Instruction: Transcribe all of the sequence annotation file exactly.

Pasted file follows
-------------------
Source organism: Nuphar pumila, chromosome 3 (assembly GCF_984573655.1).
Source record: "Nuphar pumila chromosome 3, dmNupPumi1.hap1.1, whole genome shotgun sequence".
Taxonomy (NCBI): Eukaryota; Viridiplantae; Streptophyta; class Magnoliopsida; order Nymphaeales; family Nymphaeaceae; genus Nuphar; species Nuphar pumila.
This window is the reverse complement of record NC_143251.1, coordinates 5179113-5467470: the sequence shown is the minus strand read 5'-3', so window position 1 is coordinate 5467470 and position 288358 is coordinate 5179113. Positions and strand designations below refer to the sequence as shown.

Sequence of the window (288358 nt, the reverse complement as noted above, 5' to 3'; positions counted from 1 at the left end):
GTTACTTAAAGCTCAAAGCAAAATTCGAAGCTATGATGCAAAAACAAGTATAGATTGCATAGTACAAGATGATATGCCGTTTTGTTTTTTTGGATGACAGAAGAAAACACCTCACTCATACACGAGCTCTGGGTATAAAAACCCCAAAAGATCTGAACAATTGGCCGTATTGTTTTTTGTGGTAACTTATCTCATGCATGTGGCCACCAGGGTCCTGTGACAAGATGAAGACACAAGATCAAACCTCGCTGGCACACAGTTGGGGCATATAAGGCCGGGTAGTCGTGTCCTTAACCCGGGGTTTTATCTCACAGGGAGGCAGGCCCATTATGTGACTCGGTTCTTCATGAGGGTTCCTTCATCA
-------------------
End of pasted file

Source organism: Nuphar pumila, chromosome 3 (assembly GCF_984573655.1).
Source record: "Nuphar pumila chromosome 3, dmNupPumi1.hap1.1, whole genome shotgun sequence".
Taxonomy (NCBI): Eukaryota; Viridiplantae; Streptophyta; class Magnoliopsida; order Nymphaeales; family Nymphaeaceae; genus Nuphar; species Nuphar pumila.
This window is the reverse complement of record NC_143251.1, coordinates 5179113-5467470: the sequence shown is the minus strand read 5'-3', so window position 1 is coordinate 5467470 and position 288358 is coordinate 5179113. Positions and strand designations below refer to the sequence as shown.

Sequence of the window (288358 nt, the reverse complement as noted above, 5' to 3'; positions counted from 1 at the left end):
GTTACTTAAAGCTCAAAGCAAAATTCGAAGCTATGATGCAAAAACAAGTATAGATTGCATAGTACAAGATGATATGCCGTTTTGTTTTTTTGGATGACAGAAGAAAACACCTCACTCATACACGAGCTCTGGGTATAAAAACCCCAAAAGATCTGAACAATTGGCCGTATTGTTTTTTGTGGTAACTTATCTCATGCATGTGGCCACCAGGGTCCTGTGACAAGATGAAGACACAAGATCAAACCTCGCTGGCACACAGTTGGGGCATATAAGGCCGGGTAGTCGTGTCCTTAACCCGGGGTTTTATCTCACAGGGAGGCAGGCCCATTATGTGACTCGGTTCTTCATGAGGGTTCCTTCATCA